• Christoph Strasser beat the long road ahead. (Supplied)Source: Supplied
Austrian ultra-cyclist Christoph Strasser is ready for "a nice barbeque, burgers and some cold drinks" after riding six days 10 hours and 58 minutes from Cottesloe Beach in Perth to the Sydney Opera House.
By
Cycling Central

17 Jan 2017 - 11:29 AM  UPDATED 8 Mar 2017 - 7:50 AM

Strasser bettered the previous record of seven days and eight hours previously set by compatriot Gerhard Gulewicz, by 490 kilometres.

“This is an incredible success for me. The last week threw everything at me, especially the weather was challenging: ranges between 10 and 44 degrees Celcius, from heat to heavy rain and head to tailwind, it had everything”, the 34-year old Strasser said.

“I was worried about the heat across the Nullabor and didn't expect the amount of rain at all. Unfortunately, I only had one rain outfit with me, so sometimes I had to borrow the jackets of my crew."

Strasser survived on only 5hr 45min sleep, taking his first break after 36 hours of riding followed by another four 45 minute rest stops.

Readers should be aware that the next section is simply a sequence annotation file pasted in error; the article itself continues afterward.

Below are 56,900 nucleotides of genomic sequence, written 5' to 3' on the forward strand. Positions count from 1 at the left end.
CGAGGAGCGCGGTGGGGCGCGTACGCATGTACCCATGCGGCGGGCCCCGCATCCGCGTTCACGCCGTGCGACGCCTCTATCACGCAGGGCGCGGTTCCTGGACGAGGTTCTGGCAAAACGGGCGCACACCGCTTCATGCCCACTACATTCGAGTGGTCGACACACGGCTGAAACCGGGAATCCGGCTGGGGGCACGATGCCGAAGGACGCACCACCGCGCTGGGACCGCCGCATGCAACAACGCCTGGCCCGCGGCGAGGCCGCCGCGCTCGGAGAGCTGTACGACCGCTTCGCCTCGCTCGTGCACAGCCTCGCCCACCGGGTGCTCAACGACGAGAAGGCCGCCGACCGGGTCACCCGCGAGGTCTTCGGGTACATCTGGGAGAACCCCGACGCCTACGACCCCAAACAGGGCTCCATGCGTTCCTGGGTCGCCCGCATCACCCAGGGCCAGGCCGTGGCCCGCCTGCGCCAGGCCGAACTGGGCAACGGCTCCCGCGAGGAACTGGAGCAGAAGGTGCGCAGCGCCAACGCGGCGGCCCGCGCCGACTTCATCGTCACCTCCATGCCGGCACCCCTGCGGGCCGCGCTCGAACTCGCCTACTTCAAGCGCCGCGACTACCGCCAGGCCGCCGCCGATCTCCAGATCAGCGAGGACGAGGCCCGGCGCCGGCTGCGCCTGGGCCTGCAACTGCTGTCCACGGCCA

“The fact that I completed the trans-Australian crossing on such little sleep is another record achievement," he said.

"I have a team that knows me inside-out and that has been working together so well for years. Again they were really able to motivate me and keep me going when the tiredness hit."

The eight-person support crew included a doctor, team manager, mechanics and media. Strasser's 3600km ride was interrupted only once for a flat.

However, the Australian wildlife kept him alert, with Kangaroos and curious Emus making their presence felt on several occasions.

“Otherwise, I saw a lot of roadkill alongside the course and some cockroaches were making life hell for the support crew in the camper van”, he said.

The experienced Strasser has won the Race Across America three times which placed him in a good position to brave the conditions. He was also boosted by local support during the ride.

“We felt so welcome by all the Australians we met along the road, so many cheered us on and even came out before work in Wagga Wagga, where the local riders put together a downright fan fest," he said.

"It means a lot to me that so many people from all across Australia and the world have been following my adventure and have wished me well.

“For now, all I want is a nap and some real food again. We'll stay for a week, have organised a house for the crew in Bondi, so we'll be jumping into the ocean and enjoying the sights of Sydney and surrounds to recover."